Take to the Tan Track with the beautiful people, dog walkers and every day exercisers. It's just under four kilometres around King's Domain and the periphery of Melbourne's exquisite Royal Botanic Gardens. Walk it gently to observe the city waking up. You'll pass the Shrine of Remembrance among many other landmarks dotting the leafy landscape and amble up a beautiful stretch of the Yarra River.

Join it just below the National Gallery of Victoria and finish at the same spot.

Back in the city, take the arty Degraves subway to bluestone-cobbled Degraves Street for a quintessential Melbourne laneway coffee at Degraves Espresso, or push on through to Flinders Lane and choose from the many different cafes in the network of arcades, nooks and crannies that characterise this funky enclave.

Take time to explore the boutiques, galleries, vintage and speciality stores that epitomise Melbourne's signature style.

Lunch

Melbourne is the home of the long lunch, especially if the weather's turned. Catch a tram to Gertrude Street, Fitzroy and take your place at Cutler & Co, Andrew McConnell's fabulous flagship in a refurbished old factory. Split the 1.1-kilo dry aged Angus rib eye.

Or for something lighter, McConnell's Supernormal in the CBD is a buzzy, clever Asian eatery where the lobster roll is not to be missed.

But if lobster isn't your thing with so many great lunch options, you'll find something with your own wow factor in Melbourne's famous restaurant scene.

See cutlerandco.com.au; supernormal.net.au; goodfood.com.au.

Afternoon

Melbourne is ringed with stunning parks and places of interest. Walk that lunch off. If in Fitzroy, stroll back to the CBD through East Melbourne, passing by Saint Patrick's Cathedral and the gracious Victorian government buildings on Spring Street.

Or take a walk that reflects your passion. Visit the many spaces of the National Gallery of Victoria and be inspired by the world class collection therein. Or if sport's your thing, do a tour of the mighty MCG. Dedicated gardeners can head into the Royal Botanic Gardens for an organised tour or just to admire and soak up nature. Architecture buffs need only look up – Melbourne's is home to some spectacular examples of Art Deco buildings among many other styles.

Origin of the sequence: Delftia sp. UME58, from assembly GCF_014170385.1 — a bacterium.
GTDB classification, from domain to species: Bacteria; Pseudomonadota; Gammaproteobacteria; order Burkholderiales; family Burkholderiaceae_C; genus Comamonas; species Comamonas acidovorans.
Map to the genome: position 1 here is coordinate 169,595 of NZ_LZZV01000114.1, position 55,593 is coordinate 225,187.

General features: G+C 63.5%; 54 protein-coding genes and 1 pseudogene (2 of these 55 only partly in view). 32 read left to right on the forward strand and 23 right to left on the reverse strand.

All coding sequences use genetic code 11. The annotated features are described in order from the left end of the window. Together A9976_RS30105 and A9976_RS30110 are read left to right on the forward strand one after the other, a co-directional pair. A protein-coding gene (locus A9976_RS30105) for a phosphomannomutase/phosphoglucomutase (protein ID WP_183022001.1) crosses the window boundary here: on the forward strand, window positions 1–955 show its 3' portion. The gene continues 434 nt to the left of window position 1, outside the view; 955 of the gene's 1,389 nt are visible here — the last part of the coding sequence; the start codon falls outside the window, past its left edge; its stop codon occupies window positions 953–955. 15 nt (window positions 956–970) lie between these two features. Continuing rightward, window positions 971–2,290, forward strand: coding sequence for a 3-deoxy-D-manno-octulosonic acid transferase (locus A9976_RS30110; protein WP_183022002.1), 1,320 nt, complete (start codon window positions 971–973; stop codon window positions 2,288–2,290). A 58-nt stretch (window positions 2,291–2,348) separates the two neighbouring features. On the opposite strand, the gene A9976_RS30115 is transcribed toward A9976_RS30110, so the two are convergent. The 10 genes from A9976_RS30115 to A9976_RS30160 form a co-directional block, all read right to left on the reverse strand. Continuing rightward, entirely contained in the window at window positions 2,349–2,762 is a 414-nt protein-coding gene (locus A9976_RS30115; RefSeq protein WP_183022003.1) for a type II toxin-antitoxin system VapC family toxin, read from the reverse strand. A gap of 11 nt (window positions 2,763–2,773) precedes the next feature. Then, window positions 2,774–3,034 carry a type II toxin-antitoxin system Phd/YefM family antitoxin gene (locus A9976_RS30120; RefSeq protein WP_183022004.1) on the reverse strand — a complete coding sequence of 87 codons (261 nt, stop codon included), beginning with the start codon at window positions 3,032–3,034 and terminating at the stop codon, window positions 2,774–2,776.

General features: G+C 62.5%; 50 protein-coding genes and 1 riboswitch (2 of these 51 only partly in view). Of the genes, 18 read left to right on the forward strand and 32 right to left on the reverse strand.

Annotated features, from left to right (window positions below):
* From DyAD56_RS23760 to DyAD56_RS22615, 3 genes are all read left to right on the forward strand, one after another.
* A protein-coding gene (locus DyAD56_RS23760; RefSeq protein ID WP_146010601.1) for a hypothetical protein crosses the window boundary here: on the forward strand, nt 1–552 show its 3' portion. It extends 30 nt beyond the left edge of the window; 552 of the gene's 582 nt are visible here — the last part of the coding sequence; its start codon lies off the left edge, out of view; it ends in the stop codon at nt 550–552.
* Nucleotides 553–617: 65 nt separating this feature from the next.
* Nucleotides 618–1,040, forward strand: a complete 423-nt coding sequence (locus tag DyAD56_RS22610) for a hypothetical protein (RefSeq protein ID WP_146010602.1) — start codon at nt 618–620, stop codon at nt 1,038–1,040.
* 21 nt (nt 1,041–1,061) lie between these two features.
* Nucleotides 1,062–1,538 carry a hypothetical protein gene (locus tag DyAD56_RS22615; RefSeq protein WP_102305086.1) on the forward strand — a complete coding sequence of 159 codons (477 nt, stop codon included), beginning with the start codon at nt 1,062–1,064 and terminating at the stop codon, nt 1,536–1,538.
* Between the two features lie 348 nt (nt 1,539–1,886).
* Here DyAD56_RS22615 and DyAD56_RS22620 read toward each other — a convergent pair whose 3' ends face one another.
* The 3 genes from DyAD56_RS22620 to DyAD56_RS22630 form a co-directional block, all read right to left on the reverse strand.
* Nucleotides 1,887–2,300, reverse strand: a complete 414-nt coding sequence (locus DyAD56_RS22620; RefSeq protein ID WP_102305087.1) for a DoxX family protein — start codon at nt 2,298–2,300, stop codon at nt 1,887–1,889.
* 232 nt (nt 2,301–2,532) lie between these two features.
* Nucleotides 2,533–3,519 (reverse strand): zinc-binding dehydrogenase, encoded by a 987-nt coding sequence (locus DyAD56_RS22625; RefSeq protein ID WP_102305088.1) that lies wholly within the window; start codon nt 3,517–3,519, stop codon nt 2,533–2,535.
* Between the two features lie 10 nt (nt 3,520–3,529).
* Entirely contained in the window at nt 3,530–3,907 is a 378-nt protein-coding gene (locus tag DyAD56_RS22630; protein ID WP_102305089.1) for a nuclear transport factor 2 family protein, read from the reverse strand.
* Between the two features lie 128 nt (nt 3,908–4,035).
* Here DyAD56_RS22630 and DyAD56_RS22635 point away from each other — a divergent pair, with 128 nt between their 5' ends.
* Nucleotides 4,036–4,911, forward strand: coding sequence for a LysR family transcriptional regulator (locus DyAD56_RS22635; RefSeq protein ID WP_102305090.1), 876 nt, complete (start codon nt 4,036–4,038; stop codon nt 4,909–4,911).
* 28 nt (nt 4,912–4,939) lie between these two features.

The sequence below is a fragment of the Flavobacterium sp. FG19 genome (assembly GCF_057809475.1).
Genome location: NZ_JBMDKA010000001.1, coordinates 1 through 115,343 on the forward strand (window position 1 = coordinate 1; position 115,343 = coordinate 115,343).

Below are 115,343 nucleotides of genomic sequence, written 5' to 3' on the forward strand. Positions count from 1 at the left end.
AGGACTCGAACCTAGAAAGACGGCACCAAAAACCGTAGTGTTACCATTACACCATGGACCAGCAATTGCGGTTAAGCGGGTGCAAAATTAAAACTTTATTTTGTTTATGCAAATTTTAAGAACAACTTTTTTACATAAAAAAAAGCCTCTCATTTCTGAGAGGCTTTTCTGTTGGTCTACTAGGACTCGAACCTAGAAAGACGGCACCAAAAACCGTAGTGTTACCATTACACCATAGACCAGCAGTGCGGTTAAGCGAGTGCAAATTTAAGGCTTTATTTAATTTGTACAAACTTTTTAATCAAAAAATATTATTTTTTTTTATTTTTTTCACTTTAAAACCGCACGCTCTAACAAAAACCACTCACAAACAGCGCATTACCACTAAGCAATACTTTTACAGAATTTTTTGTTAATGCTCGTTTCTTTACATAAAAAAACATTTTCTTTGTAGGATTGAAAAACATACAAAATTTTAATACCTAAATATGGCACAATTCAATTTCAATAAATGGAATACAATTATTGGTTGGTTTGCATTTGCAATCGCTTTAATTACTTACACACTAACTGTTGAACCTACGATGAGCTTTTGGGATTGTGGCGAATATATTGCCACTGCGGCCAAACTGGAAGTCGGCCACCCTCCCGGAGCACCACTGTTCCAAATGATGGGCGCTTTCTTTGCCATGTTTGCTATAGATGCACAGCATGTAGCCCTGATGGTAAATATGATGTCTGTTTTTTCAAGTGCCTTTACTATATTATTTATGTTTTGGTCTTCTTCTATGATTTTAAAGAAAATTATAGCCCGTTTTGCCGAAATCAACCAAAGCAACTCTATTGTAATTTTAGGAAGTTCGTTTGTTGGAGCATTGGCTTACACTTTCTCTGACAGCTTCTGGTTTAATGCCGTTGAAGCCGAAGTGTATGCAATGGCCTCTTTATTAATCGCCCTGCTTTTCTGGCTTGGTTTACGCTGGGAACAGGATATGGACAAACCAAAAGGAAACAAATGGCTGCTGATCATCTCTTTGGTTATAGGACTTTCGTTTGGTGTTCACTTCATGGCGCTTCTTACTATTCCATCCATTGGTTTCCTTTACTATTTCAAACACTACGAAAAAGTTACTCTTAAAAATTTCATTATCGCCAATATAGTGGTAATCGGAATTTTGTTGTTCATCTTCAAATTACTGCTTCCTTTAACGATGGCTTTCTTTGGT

See ngv.vic.gov.au; mcg.org.au; rbg.vic.gov.au.

Dinner

If you've had a big lunch, grab a quick bite at one of the many restaurants that offer a pre-theatre menu. Mark Best's Pei Modern has an all-day menu that works for early sittings, while The European on Spring Street caters to its position next to the ornate Princess Theatre.

See peimodern.com.au; theeuropean.com.au.

Evening

Grab a show at one of the city's fabulous theatres. From the intimate 1928-built Comedy Theatre to the sumptuous surrounds of the Arts Centre, there's always something great playing, whether it's international artists, homegrown drama or spectacular musical theatre.

Or check the fixture to see if there's a night game on at the MCG or Etihad Stadium. Depending on the season, they host cricket, soccer, AFL and more for your sports-mad city.

You can still find top class live music in intimate venues. Relive your wild youth at Cherry Bar, where you'll likely rub shoulders with visiting international celebrity rock lovers.

Or settle in over a cocktail or two at a cosy laneway bar.

See marrinergroup.com.au; artscentremelbourne.com.au; etihadstadium.com.au; cherrybar.com.au.

Where to stay

Holiday Inn Melbourne Flinders is near Southern Cross Station and on a number of tramlines taking you all over the city. It's a short walk to the heart of the city's laneway scene and shopping. 575 Flinders Lane; (03) 9629 4111. See holidayinn.com/Melbourne.

This article is bought to you by Holiday Inn